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Problematic vs. problematical

Problematic and problematical are different forms of the same word. Both mean (1) posing a problem, (2) open to debate, and (3) unsettled. Though they’re both listed in most dictionaries, problematic is more common in 21st-century edited writing. Problematical isn’t incorrect—and, in fact, it was the preferred form before the late 20th century–but it is an unnecessary variant.


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This ngram graphs the use of problematic and problematical in English-language books published from 1800 to 2000. It’s self-explanatory.

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Comments

  1. Etiennegerard says:

    The words have identical meaning.  “Problematic” is the older and “problematical” is probably an American English variant, given their preference for longer words which some think are more learned.

    • Actually, the OED lists numerous instances of “problematical” used by non-U.S. writers as long ago as the late 16th century and early 17th, so the word is not an Americanism.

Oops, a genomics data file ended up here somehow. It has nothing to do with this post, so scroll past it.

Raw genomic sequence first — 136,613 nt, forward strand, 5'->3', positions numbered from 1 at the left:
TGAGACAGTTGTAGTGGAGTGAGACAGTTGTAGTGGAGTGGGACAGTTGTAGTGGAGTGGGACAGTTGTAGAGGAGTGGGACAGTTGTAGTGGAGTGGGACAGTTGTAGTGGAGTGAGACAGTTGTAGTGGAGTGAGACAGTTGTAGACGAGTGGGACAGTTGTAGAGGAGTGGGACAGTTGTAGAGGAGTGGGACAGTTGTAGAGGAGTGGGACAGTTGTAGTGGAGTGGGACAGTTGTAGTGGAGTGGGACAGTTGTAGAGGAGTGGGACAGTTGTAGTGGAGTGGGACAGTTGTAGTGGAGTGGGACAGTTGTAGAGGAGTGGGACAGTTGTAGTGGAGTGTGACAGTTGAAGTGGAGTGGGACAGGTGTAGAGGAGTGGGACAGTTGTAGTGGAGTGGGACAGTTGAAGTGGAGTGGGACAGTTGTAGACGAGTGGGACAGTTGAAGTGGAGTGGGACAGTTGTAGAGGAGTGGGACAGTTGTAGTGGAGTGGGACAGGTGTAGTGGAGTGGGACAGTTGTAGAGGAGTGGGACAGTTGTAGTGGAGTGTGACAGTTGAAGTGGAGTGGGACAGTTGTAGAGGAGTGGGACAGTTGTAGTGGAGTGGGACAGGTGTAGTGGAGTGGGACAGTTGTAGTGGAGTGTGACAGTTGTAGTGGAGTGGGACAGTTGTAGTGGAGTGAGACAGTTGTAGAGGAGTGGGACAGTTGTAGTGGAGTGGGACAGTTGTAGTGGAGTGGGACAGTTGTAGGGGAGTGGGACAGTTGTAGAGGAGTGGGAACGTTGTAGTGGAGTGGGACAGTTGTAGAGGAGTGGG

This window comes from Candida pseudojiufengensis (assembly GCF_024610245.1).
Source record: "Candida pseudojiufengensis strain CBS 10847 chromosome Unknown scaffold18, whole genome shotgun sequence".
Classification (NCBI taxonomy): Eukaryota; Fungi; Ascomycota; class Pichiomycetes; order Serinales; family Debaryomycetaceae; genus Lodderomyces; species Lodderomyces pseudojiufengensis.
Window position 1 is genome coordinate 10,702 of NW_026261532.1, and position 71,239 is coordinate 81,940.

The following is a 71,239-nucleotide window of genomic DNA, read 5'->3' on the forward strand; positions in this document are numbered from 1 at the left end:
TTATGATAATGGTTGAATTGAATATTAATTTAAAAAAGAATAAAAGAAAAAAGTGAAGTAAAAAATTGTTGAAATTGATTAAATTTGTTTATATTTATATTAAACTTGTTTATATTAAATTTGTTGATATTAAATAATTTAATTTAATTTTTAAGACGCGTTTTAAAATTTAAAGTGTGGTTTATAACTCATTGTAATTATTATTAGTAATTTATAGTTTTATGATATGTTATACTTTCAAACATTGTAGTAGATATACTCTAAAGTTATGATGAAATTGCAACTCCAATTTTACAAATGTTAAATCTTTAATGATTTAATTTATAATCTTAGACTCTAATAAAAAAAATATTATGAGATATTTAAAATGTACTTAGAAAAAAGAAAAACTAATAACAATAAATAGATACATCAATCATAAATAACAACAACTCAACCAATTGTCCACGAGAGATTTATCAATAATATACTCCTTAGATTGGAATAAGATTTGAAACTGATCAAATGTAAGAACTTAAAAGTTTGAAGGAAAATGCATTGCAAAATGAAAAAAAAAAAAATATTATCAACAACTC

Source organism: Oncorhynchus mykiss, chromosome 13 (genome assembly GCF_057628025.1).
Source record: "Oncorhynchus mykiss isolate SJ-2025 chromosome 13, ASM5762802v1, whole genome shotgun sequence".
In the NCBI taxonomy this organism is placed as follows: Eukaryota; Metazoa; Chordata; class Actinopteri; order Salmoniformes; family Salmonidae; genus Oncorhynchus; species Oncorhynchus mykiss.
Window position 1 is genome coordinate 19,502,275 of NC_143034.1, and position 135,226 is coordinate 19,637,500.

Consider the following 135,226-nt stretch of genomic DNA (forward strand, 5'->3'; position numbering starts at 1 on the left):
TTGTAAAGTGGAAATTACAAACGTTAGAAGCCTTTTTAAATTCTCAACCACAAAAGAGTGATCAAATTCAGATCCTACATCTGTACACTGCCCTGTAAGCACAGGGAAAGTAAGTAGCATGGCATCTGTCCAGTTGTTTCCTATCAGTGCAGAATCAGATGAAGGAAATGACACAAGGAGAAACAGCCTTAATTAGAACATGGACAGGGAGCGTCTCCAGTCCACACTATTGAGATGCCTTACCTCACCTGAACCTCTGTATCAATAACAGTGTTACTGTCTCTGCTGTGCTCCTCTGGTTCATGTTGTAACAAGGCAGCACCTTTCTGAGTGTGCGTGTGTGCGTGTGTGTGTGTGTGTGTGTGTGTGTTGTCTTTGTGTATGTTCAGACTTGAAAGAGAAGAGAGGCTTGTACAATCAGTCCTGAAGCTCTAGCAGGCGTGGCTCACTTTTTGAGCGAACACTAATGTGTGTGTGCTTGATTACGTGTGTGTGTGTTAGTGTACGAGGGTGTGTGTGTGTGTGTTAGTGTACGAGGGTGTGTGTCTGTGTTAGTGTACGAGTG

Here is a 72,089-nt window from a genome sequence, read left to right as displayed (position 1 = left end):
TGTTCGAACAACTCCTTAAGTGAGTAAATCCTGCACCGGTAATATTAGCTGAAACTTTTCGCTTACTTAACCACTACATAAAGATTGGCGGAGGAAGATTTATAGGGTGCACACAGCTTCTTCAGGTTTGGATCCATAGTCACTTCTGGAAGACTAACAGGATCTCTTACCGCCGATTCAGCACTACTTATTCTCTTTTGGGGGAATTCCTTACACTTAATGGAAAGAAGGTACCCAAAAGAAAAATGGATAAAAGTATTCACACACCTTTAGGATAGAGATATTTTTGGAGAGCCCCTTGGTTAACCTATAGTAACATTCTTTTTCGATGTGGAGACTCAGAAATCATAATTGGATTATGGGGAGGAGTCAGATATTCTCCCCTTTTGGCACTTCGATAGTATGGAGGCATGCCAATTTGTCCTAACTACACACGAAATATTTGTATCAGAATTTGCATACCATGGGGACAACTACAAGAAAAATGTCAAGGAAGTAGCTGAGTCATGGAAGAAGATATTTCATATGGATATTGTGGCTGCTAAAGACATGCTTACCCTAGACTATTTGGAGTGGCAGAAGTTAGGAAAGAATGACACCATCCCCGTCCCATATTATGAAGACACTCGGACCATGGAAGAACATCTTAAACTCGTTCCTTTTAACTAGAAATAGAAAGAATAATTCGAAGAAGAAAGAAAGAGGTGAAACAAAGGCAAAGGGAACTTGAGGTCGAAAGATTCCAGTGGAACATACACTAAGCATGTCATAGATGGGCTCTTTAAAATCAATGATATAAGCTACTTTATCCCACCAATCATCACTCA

2. Natalie says:

    I saw the form “problematical” in a book and found it odd – and decided to Google it. It was great to find such a short and concise explanation. Thanks!

  3. Paul Morgan says:

    I found the word problematical used in a 2012 report. I considered its use very unnecessary. Perhaps pre dating what Queen Elizabeth II would consider as correct usage.

  4. davidstead22 says:

    Problematical has been used today in a Sunday Mail article about Lord Lucan

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